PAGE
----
The investigation took place soon after the journalistic failure of the Rolling Stone/University of Virginia controversy, which prompted the producers to completely avoid anonymous sources and be diligent about interviewing the accused supervisors. The investigation launched from lawsuits and the reporting team verified through records from the U.S. Department of Labor, law enforcement and Occupational Safety and Health Administration inspections. The journalists interviewed more than 200 sources and it was aired and published online in both English and Spanish on June 23, 2015., which prompted the producers to completely avoid anonymous sources and be diligent about interviewing the accused supervisors. The investigation launched from lawsuits and the reporting team verified through records from the U.S. Department of Labor, law enforcement and Occupational Safety and Health Administration inspections. The journalists interviewed more than 200 sources and it was aired and published online in both English and Spanish on June 23, 2015.

After publishing the film, FRONTLINE published articles about sexual assault in the workplace statistics, preventative measures, a podcast on accountability, among other informative features. I think this was an effective way to use multiple modes of journalism to carry the impact of the film’s message. In April 2016, the film won the nonprofit journalism organization Investigative Reporters and Editors, Inc. award for Broadcast/Video – Large category. The judges said that the documentary “brought needed attention to this issue." ABM Industries settled one of the cases discussed in the film in December 2015, agreeing to an outside review of rape claims in its California sites. EEOC San Francisco Office Director Bill Tamayo said at that time that “more police are looking at this and making arrests."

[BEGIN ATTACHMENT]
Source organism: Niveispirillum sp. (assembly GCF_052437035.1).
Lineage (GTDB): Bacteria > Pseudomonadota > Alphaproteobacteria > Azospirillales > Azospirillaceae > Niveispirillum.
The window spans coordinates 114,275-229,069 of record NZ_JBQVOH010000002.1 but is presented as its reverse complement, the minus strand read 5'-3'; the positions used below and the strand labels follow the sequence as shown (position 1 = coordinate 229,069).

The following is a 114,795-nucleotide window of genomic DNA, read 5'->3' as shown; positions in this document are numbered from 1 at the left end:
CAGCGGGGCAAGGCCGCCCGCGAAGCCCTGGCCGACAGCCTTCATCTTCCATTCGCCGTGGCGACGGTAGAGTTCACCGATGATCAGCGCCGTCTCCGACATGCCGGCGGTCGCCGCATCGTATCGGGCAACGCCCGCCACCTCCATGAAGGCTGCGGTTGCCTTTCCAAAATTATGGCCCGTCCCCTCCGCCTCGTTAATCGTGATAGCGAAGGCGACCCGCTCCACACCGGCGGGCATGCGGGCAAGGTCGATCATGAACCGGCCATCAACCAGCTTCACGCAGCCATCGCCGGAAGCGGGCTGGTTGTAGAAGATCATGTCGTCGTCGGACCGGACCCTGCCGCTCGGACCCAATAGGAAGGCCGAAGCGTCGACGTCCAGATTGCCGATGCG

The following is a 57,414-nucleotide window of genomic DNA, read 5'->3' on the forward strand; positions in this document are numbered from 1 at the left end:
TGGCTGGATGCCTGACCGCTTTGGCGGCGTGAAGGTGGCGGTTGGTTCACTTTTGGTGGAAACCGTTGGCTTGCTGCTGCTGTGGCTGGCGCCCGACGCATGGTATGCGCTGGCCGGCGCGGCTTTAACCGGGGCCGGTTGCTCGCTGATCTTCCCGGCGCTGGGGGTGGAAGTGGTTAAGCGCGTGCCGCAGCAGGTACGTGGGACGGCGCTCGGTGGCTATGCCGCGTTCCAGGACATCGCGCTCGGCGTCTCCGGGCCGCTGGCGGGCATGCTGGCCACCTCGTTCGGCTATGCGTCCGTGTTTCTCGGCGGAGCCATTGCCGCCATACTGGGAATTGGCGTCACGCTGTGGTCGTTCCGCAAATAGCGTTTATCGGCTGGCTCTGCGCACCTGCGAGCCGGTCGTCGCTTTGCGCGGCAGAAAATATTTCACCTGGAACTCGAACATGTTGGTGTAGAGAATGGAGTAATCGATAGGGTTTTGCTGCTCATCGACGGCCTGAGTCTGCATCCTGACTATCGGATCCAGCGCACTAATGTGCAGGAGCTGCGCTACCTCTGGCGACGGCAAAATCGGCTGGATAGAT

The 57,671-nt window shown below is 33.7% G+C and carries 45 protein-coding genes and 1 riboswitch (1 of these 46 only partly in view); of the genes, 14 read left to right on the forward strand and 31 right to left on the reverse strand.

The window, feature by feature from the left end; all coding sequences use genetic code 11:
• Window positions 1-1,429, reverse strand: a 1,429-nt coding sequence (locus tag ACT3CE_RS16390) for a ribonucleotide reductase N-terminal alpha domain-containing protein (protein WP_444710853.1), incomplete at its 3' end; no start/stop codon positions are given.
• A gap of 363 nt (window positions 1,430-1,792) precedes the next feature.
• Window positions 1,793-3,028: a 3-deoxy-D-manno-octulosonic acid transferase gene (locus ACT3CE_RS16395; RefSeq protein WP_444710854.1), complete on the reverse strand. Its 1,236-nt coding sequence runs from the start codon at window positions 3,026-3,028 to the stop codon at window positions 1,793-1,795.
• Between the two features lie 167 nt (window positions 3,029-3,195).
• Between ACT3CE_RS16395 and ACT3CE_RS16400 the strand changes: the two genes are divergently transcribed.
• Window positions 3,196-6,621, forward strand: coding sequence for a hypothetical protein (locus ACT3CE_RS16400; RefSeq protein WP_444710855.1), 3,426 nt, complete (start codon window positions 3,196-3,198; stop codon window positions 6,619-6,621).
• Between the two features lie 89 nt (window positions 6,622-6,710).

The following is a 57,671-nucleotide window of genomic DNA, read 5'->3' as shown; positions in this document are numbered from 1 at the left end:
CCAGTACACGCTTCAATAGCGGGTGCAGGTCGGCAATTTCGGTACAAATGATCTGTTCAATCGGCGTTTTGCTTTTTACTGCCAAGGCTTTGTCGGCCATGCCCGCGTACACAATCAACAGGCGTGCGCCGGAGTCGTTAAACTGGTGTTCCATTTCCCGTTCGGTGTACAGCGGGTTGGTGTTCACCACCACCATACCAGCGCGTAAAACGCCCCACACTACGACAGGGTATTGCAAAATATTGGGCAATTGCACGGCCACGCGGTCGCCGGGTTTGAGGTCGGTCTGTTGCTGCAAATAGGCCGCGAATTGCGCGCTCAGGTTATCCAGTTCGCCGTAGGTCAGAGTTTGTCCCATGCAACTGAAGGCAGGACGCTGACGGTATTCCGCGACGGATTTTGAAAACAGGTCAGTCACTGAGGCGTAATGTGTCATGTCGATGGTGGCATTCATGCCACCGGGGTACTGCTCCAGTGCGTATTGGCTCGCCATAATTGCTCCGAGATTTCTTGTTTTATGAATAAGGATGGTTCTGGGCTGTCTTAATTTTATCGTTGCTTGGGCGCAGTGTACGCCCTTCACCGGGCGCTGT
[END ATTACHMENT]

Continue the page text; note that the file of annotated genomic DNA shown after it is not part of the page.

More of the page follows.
I agree with the angle by which the film topic was handled. It was journalistic in the sense of thorough investigation, with legal, business and socioeconomic levels effectively addressed, but effectively communicated the message that this is an underreported (both in the criminal justice system and in media) issue. I think that if FRONTLINE had taken a strictly down-the-middle approach, it would have been no better than any other janitorial company’s policy, like SMS, in handling employee sexual assault complaints to require the accused supervisor to gather evidence, as well. This is technically down-the-middle, but as an SMS representative later admits, doesn’t make sense. Additionally, the film uses a good balance of narration and interviews, and effectively uses soundbites from some of the testimonies to voice over b-roll shots of the women cleaning windows or closing the blinds, which conveys a symbolic message of the lack of transparency and accountability in many of these janitorial companies’ policies in handling employee sexual assault cases. This message is also conveyed with the lighting, which is overwhelmingly dark throughout the film with mostly artificial light sources, indicating the harsh reality for many workers of the night shift.